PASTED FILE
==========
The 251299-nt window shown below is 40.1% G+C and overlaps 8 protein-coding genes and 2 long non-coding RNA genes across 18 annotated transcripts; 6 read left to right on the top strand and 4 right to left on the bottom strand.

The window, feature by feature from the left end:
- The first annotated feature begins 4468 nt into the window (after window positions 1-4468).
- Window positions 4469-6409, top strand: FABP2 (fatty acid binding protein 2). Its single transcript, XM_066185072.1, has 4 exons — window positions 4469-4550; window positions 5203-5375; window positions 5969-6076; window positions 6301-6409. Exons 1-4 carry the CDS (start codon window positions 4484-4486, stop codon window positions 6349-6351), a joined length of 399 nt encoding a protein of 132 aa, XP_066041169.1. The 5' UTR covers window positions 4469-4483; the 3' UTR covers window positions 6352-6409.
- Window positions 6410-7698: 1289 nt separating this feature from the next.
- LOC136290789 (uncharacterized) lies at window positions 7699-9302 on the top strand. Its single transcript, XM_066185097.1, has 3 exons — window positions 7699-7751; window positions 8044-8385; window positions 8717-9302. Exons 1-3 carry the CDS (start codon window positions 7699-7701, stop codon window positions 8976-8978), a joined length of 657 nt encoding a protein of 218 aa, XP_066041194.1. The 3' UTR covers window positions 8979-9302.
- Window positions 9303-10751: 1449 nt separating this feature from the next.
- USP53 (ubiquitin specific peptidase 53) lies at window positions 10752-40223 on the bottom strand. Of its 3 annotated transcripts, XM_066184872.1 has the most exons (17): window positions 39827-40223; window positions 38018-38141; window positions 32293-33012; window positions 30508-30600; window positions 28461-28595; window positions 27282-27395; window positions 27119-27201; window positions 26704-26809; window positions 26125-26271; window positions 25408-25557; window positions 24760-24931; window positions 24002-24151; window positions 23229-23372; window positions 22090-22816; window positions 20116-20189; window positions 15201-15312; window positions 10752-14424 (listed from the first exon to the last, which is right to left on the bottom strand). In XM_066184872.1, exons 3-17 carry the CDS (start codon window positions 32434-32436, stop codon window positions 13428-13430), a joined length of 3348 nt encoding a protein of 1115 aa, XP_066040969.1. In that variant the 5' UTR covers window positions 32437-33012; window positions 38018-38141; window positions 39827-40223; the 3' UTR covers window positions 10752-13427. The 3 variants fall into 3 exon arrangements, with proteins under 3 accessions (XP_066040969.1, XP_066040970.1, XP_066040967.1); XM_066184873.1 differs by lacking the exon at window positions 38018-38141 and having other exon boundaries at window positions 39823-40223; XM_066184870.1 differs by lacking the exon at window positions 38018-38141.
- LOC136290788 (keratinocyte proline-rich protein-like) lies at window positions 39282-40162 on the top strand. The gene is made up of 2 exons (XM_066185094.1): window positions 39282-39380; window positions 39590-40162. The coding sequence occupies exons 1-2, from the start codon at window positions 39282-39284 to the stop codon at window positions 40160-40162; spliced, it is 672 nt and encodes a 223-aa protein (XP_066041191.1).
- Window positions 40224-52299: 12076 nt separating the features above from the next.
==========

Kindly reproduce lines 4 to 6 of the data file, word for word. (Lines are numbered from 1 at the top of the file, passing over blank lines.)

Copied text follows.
- Window positions 4469-6409, top strand: FABP2 (fatty acid binding protein 2). Its single transcript, XM_066185072.1, has 4 exons — window positions 4469-4550; window positions 5203-5375; window positions 5969-6076; window positions 6301-6409. Exons 1-4 carry the CDS (start codon window positions 4484-4486, stop codon window positions 6349-6351), a joined length of 399 nt encoding a protein of 132 aa, XP_066041169.1. The 5' UTR covers window positions 4469-4483; the 3' UTR covers window positions 6352-6409.
- Window positions 6410-7698: 1289 nt separating this feature from the next.
- LOC136290789 (uncharacterized) lies at window positions 7699-9302 on the top strand. Its single transcript, XM_066185097.1, has 3 exons — window positions 7699-7751; window positions 8044-8385; window positions 8717-9302. Exons 1-3 carry the CDS (start codon window positions 7699-7701, stop codon window positions 8976-8978), a joined length of 657 nt encoding a protein of 218 aa, XP_066041194.1. The 3' UTR covers window positions 8979-9302.